TIME Business

Watch a Young Serena Williams Predict a Lifetime of Excellence

"If you were a tennis player, who would you want to be like?"

Gatorade’s latest “Win From Within” ad features an ever inspiring Serena Williams in a series of flashbacks from her career. The tennis champ, who is currently competing in the U.S. Open, has been put on a pedestal of being perhaps the best in the sport — and this ad completely backs that up.

If Williams wins the U.S. Open, she will be the first woman to win a calendar year Grand Slam — which includes a sweep of the Australian Open, French Open, Wimbledon and U.S. Open — since 1988.

Watch as the young athlete is interviewed about who she wants to be like when she grows up. Her answer? She wants people to be like her.

TIME Television

Watch American Who Took Down Terrorist on French Train Talk To Jimmy Fallon

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Anthony Sadler was one of three Americans who helped stop a terrorist attack

Three weeks ago Anthony Sadler was just an American tourist on a European vacation. Now, he’s an American hero chatting with Jimmy Fallon on the Tonight Show.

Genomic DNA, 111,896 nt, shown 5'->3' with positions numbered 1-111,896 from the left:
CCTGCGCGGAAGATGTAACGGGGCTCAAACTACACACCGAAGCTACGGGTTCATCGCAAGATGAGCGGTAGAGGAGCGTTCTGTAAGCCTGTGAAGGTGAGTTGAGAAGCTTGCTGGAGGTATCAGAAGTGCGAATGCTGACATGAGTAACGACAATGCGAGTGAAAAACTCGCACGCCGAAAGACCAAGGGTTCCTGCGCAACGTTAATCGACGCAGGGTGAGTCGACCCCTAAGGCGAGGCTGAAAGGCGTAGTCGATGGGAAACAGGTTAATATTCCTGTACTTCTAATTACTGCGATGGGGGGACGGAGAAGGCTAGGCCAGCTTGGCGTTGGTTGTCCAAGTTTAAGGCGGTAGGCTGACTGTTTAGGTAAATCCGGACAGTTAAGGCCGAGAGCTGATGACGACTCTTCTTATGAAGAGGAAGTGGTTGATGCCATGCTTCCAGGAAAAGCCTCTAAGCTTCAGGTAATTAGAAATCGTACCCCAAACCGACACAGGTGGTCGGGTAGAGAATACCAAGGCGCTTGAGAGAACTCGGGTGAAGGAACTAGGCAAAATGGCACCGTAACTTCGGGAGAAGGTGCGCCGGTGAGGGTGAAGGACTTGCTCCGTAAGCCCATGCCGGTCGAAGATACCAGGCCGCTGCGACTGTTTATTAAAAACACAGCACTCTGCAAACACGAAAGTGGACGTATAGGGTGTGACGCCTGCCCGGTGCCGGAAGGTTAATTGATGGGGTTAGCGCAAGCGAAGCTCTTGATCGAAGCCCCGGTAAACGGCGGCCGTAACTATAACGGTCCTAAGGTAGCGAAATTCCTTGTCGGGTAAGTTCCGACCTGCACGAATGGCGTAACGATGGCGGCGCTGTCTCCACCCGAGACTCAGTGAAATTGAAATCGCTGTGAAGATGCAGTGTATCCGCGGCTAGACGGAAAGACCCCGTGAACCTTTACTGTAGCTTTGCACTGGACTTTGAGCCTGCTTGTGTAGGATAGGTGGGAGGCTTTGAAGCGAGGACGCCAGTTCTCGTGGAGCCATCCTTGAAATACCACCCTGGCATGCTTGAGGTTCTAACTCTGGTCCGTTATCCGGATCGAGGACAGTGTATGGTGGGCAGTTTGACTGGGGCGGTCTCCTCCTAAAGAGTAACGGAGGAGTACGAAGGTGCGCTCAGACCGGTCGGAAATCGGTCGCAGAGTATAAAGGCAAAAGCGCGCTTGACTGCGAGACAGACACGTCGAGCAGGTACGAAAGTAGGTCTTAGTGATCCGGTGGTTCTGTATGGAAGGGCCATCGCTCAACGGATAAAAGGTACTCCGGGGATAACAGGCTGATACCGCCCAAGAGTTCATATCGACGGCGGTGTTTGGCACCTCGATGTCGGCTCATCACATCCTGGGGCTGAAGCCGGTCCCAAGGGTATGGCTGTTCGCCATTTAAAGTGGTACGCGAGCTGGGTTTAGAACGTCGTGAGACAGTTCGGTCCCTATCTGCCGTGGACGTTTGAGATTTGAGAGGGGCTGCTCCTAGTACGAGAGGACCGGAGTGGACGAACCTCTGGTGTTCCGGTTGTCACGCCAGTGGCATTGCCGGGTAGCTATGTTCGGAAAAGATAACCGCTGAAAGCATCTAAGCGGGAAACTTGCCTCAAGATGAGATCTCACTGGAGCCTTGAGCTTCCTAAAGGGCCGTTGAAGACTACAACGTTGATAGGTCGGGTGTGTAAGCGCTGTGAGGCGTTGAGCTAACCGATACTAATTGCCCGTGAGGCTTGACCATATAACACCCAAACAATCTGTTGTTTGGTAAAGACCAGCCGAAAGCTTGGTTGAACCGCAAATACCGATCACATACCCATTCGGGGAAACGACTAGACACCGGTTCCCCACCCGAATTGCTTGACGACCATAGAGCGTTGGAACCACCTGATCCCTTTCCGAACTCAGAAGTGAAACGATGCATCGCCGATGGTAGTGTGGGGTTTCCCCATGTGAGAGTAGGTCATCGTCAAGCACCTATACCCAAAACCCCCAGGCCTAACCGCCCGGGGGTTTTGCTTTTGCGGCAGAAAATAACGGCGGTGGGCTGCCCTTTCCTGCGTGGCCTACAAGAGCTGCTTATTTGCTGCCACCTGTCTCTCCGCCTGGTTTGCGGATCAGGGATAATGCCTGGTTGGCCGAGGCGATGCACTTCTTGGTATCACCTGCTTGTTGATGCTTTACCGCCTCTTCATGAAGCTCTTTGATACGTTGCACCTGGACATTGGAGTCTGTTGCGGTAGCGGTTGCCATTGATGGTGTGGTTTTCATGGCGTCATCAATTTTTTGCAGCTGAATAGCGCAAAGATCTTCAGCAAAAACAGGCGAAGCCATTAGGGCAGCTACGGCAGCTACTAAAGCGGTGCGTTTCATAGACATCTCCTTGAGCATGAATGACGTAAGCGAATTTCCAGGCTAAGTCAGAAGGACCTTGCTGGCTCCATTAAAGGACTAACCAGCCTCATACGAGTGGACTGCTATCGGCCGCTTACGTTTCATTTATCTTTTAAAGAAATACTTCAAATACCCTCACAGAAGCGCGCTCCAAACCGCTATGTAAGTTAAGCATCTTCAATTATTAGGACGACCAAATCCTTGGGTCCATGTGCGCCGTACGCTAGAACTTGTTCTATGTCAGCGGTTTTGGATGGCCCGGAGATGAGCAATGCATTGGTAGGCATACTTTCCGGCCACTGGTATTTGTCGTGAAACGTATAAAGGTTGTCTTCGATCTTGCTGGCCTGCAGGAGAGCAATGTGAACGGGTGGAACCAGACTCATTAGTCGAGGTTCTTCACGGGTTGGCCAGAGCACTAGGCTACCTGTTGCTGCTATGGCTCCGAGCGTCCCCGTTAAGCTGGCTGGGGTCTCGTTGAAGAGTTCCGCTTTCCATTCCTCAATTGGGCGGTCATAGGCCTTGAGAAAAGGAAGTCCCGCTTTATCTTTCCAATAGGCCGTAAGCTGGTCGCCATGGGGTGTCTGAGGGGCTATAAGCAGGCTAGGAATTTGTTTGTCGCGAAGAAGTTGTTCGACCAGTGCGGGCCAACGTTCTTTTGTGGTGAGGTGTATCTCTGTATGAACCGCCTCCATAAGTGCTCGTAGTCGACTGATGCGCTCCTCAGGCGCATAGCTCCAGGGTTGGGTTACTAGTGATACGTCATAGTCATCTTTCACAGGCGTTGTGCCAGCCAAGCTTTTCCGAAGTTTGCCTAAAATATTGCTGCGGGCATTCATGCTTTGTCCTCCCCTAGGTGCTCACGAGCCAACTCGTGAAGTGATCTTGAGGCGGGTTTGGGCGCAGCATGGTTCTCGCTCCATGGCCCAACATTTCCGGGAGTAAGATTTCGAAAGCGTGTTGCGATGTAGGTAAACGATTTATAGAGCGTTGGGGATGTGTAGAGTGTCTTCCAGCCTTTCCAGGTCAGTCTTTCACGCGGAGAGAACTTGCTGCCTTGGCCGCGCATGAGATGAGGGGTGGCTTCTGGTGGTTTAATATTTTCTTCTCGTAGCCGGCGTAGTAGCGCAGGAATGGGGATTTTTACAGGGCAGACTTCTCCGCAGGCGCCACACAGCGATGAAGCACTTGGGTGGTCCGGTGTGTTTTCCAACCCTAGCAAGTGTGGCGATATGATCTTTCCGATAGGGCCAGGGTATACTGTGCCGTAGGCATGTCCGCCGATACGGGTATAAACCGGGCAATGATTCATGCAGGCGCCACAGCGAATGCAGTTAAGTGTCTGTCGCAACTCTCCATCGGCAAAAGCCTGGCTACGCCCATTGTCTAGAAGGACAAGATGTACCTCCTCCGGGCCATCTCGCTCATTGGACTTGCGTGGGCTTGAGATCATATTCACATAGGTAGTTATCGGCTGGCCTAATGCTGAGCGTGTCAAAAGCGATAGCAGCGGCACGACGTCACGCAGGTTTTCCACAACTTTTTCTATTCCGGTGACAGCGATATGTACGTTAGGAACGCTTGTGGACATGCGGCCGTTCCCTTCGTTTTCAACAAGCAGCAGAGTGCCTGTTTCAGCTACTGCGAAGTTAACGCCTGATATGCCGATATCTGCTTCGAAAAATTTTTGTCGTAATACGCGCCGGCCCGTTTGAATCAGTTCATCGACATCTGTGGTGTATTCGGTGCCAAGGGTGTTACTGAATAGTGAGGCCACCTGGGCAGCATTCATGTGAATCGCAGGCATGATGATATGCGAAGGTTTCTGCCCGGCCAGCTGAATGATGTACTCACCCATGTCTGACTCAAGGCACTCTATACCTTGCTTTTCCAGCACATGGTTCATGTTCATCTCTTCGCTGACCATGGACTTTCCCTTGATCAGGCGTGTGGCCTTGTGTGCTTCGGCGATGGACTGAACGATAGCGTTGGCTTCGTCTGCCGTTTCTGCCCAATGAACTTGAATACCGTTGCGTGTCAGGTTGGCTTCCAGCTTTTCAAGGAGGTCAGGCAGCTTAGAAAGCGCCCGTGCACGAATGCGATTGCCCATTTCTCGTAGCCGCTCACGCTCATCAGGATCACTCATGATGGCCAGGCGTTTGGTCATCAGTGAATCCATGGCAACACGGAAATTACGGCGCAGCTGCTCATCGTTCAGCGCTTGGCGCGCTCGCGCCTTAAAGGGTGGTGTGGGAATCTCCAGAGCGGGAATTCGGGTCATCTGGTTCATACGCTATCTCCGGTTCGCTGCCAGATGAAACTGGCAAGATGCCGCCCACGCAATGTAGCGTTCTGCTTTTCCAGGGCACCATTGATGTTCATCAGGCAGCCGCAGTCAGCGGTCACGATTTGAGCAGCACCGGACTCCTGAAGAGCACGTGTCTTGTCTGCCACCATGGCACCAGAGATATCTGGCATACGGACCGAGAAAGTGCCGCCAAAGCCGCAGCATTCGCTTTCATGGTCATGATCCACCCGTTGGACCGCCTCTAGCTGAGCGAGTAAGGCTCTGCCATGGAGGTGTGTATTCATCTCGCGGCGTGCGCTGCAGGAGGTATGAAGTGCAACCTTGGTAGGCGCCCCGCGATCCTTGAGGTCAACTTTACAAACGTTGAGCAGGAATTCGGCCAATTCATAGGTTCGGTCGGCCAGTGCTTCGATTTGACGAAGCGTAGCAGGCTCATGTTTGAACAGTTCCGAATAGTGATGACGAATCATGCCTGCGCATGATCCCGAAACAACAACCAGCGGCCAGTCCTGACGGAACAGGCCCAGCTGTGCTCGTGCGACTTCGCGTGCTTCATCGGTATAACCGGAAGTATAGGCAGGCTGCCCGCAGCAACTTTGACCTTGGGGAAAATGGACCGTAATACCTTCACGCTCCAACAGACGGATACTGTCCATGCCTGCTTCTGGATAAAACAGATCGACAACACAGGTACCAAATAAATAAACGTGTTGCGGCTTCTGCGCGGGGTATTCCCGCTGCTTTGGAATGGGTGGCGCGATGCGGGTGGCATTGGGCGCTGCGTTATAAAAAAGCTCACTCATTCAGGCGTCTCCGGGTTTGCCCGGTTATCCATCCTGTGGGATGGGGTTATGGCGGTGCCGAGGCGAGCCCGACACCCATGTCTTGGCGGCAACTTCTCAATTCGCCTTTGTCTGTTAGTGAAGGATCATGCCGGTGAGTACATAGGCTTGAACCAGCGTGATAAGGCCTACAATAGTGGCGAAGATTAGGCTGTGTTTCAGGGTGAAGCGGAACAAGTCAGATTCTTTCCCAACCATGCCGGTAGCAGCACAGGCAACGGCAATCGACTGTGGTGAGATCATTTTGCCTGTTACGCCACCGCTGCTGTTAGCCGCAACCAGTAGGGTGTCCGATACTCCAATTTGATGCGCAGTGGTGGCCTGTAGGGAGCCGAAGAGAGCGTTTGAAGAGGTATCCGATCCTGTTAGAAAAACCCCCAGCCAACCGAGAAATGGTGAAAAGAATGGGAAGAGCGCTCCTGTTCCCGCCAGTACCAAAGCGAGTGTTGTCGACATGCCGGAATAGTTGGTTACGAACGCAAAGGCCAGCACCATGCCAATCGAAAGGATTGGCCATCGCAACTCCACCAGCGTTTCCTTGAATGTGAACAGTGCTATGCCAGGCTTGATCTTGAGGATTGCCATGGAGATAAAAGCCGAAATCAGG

“I look back and there’s the gunman just coming in the train cocking an AK,” Sadler told Fallon during his show on Tuesday. “And I was like is this real is someone playing a joke?”

Sadler, along with two American friends also traveling on vacation, charged and subdued the terrorist, saving dozens of lives and earning international praise.

But Fallon couldn’t allow Sadler’s appearance with landing a few cracks. In addition to discussing Sadler’s heroic actions, Fallon devoted much of the segment to joking about the trio’s time in Amsterdam, where their train originated. The Netherlands capital is known for it’s loose laws allowing drugs and partying.

“You’re in Amsterdam because it’s so pretty there?” said Fallon before cracking up laughing. “You’re taking photographs, you’re taking in the art scene there. Of course, that’s what people do in Amsterdam!”

TIME India

Watch Tens of Thousands of Hindus Gather For Kumbh Mela Festival

This year the festival has attracted attention for its ban on pilgrims taking selfies

Tens of thousands of Hindu pilgrims have participated in the traditional washing away of sins at Kumbh Mela Festival in western Indian since the festival began this past weekend.